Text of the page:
Okay, I admit it, I’m firmly planted in the OCD department about a few things. Pizza, for example, is a bit of an obsession. To me, only New York Pizza is pizza. When we went up to Citi Field to see the Mets as part of our follow the Mets on July 4th tradition, I discovered my kindred (though somewhat more potty-mouthed) spirit, Collin Hagendorf of the Slice Harvester blog. He led us to New York Pizza Suprema right across the street from MSG. And to quote one of my pop-icon heroes, Special Agent Dale Cooper, New York Pizza Suprema must be where pies go when they die.
I guess I love good pizza so much because, for me, a real slice is a Ratatouille moment. When the crust has that soft, almost melty (I know that’s not a word, but it’s the best way of describing the sensation) inner layer, but that crisp snap at the bottom; when the cheese has that perfect light sheen of oil, and the cheese achieves that impossible balance between melting in your mouth yet still providing a springy chew; when the sauce is perfectly wed with a hint of sweetness and garlic—I’m instantly eight years old again, sitting at Angelo’s pizza in Queens, with my father, step-mother, sister, and step sisters, my Batman sneaker-clad feet dangling from my chair above the floor, melting in my chair as the pizza melts in my mouth.
So when pretender pizza comes rolling around, not only the taste, but even the look…even the smell just feels like an insult to what pizza is supposed to be. It’s why I was so delighted that Nationals Park decided last year to bring in Flippin’ Pizza, a reasonable approximation to a New York slice—the perfect ballpark food for this vegetarian. And, other than saying goodbye to the amazing people I worked with at the Union of Concerned Scientists, the hardest thing about leaving was that I would no longer be just two blocks away from Washington Deli, the best New York slice I’ve had outside of NYC itself (the only ones who really get the crust right!).
I know what you’re saying. “Uh, Scott? Wasn’t this post supposed to be about something called Gunnar Golf?” Well, like I said, OCD. But I’m getting there.
Like pizza, one of my most keen early childhood memories is of golf. But not just any golf. About a half-hour’s drive away from my first Atlanta home was a miniature golf course called Sir Goony Golf. Now long gone (though it looks like there’s one still standing in Lake George, NY), I remember driving down Roswell Road, seeing the trademark red roof of Pizza Hut (blech!) on the left, and knowing that just one light later, over the horizon, would pop the massive yellow Tyrannosaurus Rex using its stubby little arm to bounce a plywood caveman up and down like a yo-yo.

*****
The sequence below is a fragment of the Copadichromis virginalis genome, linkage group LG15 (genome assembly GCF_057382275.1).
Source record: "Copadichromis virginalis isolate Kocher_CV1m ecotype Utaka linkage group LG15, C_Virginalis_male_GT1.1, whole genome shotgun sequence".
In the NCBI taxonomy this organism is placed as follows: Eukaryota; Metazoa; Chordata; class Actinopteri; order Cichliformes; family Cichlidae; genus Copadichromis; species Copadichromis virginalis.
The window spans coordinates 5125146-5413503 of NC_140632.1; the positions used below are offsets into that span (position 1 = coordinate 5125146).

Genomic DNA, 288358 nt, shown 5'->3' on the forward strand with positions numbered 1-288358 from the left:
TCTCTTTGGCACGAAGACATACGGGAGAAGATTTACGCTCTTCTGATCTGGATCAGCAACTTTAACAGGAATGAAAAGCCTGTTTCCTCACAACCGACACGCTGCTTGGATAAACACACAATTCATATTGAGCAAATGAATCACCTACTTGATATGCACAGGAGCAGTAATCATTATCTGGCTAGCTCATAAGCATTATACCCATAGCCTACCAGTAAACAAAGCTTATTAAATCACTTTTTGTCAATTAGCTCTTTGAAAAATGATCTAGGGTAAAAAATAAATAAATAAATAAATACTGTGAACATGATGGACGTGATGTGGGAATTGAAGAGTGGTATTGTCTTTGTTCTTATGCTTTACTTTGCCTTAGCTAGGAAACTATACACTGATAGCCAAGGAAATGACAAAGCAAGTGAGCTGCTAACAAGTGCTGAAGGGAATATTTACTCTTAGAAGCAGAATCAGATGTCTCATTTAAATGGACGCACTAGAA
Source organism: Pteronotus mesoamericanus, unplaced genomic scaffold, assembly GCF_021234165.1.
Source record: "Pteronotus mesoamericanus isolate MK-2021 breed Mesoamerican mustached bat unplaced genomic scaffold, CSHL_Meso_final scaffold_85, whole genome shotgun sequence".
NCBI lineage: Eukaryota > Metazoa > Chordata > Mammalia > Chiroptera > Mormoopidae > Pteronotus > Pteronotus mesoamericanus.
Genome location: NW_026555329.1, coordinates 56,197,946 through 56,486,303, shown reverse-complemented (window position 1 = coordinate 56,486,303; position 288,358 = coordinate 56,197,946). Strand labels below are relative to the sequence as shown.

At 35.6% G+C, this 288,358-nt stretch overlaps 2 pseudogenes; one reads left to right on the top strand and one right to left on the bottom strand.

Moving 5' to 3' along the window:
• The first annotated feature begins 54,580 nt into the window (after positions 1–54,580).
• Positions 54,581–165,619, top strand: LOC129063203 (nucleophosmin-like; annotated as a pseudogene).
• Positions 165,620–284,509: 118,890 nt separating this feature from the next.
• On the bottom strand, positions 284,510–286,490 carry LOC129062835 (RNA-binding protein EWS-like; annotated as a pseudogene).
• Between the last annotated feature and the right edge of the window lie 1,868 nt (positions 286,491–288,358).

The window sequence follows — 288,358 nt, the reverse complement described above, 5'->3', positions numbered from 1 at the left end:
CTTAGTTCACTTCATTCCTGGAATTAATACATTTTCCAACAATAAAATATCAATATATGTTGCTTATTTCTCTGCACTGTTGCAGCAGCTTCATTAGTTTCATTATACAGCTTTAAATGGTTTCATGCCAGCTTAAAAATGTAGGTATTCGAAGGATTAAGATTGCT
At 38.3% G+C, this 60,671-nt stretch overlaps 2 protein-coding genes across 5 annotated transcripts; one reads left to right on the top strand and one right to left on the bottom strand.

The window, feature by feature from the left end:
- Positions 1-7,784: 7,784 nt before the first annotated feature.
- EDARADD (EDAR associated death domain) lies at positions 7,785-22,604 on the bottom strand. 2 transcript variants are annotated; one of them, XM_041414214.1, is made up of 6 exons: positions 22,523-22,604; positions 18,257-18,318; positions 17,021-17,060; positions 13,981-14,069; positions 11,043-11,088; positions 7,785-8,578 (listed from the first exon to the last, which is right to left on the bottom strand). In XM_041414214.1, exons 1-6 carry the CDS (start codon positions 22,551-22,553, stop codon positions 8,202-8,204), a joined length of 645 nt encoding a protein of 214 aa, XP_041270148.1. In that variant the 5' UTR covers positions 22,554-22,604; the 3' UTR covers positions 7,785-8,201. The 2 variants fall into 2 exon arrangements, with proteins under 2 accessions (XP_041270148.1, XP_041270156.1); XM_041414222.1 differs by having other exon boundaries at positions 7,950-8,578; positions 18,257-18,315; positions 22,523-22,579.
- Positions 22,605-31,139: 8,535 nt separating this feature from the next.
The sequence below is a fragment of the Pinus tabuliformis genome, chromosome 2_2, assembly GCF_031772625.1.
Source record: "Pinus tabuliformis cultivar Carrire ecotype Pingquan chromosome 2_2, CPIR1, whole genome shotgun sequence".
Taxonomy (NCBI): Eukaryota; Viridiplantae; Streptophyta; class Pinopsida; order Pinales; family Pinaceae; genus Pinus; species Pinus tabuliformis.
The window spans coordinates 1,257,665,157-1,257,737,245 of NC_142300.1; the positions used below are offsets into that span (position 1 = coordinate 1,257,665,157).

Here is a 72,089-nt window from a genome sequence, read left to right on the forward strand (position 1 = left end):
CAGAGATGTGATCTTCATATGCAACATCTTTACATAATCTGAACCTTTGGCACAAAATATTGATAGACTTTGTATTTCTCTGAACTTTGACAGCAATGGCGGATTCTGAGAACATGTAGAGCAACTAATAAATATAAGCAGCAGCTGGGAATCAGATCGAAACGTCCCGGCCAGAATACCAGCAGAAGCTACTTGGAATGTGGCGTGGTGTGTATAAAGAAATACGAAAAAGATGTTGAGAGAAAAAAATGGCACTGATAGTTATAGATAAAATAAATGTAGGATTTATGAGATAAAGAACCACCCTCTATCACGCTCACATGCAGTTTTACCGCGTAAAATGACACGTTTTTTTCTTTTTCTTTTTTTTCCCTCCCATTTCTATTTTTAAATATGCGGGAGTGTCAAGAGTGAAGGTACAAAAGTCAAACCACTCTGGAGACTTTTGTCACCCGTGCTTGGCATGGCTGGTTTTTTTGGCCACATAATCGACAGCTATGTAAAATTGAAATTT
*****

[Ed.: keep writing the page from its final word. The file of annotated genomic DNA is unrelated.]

From hole number one, when you faced down Humpty Dumpty sitting on that big ole’ wall, you knew you were in for a challenge. An ostrich dipped its beak into a hole. An alligator with glowing eyes peeped its fanged mouth open just long enough to allow a ball to pass. A castle’s door teased and blocked. And, of course, there was that T-Rex. Challenging? Yes. But, because it was “Goony” there was that sense of imagination, of silliness, of plain, simple, fun that couldn’t be beat. Seeing grown ups, from my Mom and Step-Dad, to my Grandma and Grandpa who were real golfers hem-and-haw over just missing the Kangaroo’s pouch made the whole experience truly fantastic, with the emphasis on “fantasy.” And when we went to visit Grandma Helen and Grandpa Nat down in Florida, and learned that there was a Goony Golf with three different courses, including a massive Purple People Eater whose black, bumpy tongue revolved around to tip balls in or drive them out? Let’s just say that I was eying the haunted house hole to see if it had indoor plumbing.
In some sense, I think this is why I really don’t like normal golf. But I do understand its appeal–nice walk, fun cars, and cocktails while “sporting.” What I really, really cannot stand is that miniature golf impostor…putt-putt. Yes, some of you may think that putt-putt and miniature golf are the same thing. Indeed, many putt-putt courses mask themselves in the name miniature golf the same way Pizza Hut uses the word “pizza.” But while miniature golf is an invitation to a world where creatures monstrous and mythic work to block your every path, putt-putt puts a stick in the way of the hole.
So, much as my excess of snobbery runs toward poor pizza, so too does my nose lift upward at putt-putt courses. To me, they symbolize the laziness that beset family entertainment when video games first really hit in the 1980s. My beloved Goony Golf and its T-Rex became extinct, and instead my friends were having their birthday parties at Putt-Putt Palace, a large arcade with a flat, listless, lazily constructed course attached as an afterthought. I mean, if you can play pretend inside a TV screen, why bother with the real thing, right?
Fortunately, real miniature golf is not dead. Indeed, Kir, the boys, and I have been from Stony Brook, NY to Anaheim CA and many points in-between in the hunt for the most challenging, most goony golfing in the land. Unfortunately, however, none of those courses are in the Washington, DC area. Closest to us is the county-run Upton Hill Park, a pretty-decent putt-putt course as the well-manicured grounds do have some passably clever holes, including one huge hill the kids love to run down (and all parents therefore fear). And when Gunnar, who has started doing real mother/son golf lessons (which is awesome) absolutely begged me to have a mini-golf party, Upton Hill was really the only option that we could reasonably ask guests to come to.